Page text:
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1.  Circulation of four Anaplasma phagocytophilum ecotypes in Europe 
Parasites & Vectors  2014;7(1):365.
Background
Anaplasma phagocytophilum is the etiological agent of granulocytic anaplasmosis in humans and animals. Wild animals and ticks play key roles in the enzootic cycles of the pathogen. Potential ecotypes of A. phagocytophilum have been characterized genetically, but their host range, zoonotic potential and transmission dynamics has only incompletely been resolved.
Methods
The presence of A. phagocytophilum DNA was determined in more than 6000 ixodid ticks collected from the vegetation and wildlife, in 289 tissue samples from wild and domestic animals, and 69 keds collected from deer, originating from various geographic locations in The Netherlands and Belgium. From the qPCR-positive lysates, a fragment of the groEL-gene was amplified and sequenced. Additional groEL sequences from ticks and animals from Europe were obtained from GenBank, and sequences from human cases were obtained through literature searches. Statistical analyses were performed to identify A. phagocytophilum ecotypes, to assess their host range and their zoonotic potential. The population dynamics of A. phagocytophilum ecotypes was investigated using population genetic analyses.
Results
DNA of A. phagocytophilum was present in all stages of questing and feeding Ixodes ricinus, feeding I. hexagonus, I. frontalis, I. trianguliceps, and deer keds, but was absent in questing I. arboricola and Dermacentor reticulatus. DNA of A. phagocytophilum was present in feeding ticks and tissues from many vertebrates, including roe deer, mouflon, red foxes, wild boar, sheep and hedgehogs but was rarely found in rodents and birds and was absent in badgers and lizards. Four geographically dispersed A. phagocytophilum ecotypes were identified, that had significantly different host ranges. All sequences from human cases belonged to only one of these ecotypes. Based on population genetic parameters, the potentially zoonotic ecotype showed significant expansion.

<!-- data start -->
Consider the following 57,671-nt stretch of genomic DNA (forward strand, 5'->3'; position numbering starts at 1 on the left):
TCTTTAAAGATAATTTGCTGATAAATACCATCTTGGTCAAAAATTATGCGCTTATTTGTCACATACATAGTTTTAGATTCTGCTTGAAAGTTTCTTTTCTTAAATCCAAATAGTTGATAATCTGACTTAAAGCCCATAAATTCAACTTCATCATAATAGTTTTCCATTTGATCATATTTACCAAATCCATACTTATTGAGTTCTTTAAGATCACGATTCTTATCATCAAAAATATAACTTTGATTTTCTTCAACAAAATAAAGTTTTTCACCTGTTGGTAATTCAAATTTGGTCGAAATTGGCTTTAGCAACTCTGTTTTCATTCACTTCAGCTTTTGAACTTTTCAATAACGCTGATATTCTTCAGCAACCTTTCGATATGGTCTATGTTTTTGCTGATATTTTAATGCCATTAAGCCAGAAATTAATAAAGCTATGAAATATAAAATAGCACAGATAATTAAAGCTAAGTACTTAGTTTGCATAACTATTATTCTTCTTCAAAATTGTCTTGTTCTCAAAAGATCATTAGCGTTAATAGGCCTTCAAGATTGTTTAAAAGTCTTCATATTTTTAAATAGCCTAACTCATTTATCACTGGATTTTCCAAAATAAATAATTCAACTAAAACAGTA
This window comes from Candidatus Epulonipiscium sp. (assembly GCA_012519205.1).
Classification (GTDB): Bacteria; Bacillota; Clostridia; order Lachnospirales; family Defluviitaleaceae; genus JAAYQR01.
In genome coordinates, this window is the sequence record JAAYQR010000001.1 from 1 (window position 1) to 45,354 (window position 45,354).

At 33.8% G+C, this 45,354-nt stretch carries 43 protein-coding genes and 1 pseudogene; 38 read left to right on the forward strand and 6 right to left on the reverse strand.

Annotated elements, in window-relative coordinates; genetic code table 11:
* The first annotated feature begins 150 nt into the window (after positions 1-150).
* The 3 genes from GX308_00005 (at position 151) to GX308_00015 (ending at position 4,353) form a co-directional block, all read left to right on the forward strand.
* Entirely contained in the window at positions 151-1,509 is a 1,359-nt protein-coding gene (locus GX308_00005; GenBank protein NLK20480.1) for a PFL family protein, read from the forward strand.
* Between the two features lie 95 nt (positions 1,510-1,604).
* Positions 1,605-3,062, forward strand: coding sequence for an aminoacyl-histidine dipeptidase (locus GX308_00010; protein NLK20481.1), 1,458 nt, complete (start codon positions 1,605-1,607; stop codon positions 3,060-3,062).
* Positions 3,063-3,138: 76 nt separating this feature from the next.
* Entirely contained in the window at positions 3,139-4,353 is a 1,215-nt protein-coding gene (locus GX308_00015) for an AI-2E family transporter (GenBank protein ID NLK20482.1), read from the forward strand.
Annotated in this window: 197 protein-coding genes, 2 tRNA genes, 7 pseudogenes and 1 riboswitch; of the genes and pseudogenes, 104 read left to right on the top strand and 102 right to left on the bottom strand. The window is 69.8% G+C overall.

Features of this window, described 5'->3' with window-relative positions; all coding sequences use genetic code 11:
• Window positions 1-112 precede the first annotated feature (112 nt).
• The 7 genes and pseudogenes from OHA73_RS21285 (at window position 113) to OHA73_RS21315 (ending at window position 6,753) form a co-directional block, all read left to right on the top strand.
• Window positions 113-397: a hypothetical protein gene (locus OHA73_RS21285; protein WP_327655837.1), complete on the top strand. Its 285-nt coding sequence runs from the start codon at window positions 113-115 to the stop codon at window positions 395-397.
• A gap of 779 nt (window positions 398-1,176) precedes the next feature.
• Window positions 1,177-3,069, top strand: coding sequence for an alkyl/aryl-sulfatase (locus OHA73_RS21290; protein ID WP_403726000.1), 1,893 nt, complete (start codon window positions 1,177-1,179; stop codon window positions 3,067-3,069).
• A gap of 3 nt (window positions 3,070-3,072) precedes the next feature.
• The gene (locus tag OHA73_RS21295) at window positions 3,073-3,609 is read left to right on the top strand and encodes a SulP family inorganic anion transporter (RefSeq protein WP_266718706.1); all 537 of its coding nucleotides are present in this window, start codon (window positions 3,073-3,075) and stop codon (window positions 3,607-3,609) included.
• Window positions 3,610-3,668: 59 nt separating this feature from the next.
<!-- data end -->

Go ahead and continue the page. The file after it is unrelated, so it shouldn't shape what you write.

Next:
Conclusion
Four ecotypes of A. phagocytophilum with differential enzootic cycles were identified. So far, all human cases clustered in only one of these ecotypes. The zoonotic ecotype has the broadest range of wildlife hosts. The expansion of the zoonotic A. phagocytophilum ecotype indicates a recent increase of the acarological risk of exposure of humans and animals.
Electronic supplementary material
The online version of this article (doi:10.1186/1756-3305-7-365) contains supplementary material, which is available to authorized users.
doi:10.1186/1756-3305-7-365
PMCID: PMC4153903  PMID: 25127547
Anaplasma phagocytophilum; Zoonoses; Ixodes ricinus; Wildlife; Epidemiology
2.  Human Exposure to Tickborne Relapsing Fever Spirochete Borrelia miyamotoi, the Netherlands 
Emerging Infectious Diseases  2014;20(7):1244-1246.
doi:10.3201/eid2007.131525
PMCID: PMC4073841  PMID: 24963562
Tickborne diseases; zoonoses; relapsing fever; Lyme disease; Borrelia; borreliosis; miyamotoi; B. burgdorferi sensu lato; the Netherlands
3.  Ability to cause erythema migrans differs between Borrelia burgdorferi sensu lato isolates 
Parasites & Vectors  2013;6:23.
Background
Lyme borreliosis is a tick-borne disease caused by Borrelia burgdorferi sensu lato. The variety of characteristic and non-specific clinical manifestations is partially explained by its genetic diversity. We investigated the ability of B. burgdorferi sl isolates to cause erythema migrans.
Methods
The genetic constellation of isolates from ticks was compared to isolates found in erythema migrans. PCR and sequence analysis was performed on the plasmid-encoded ospC and the chromosomal 5S-23S rDNA spacer region (IGS).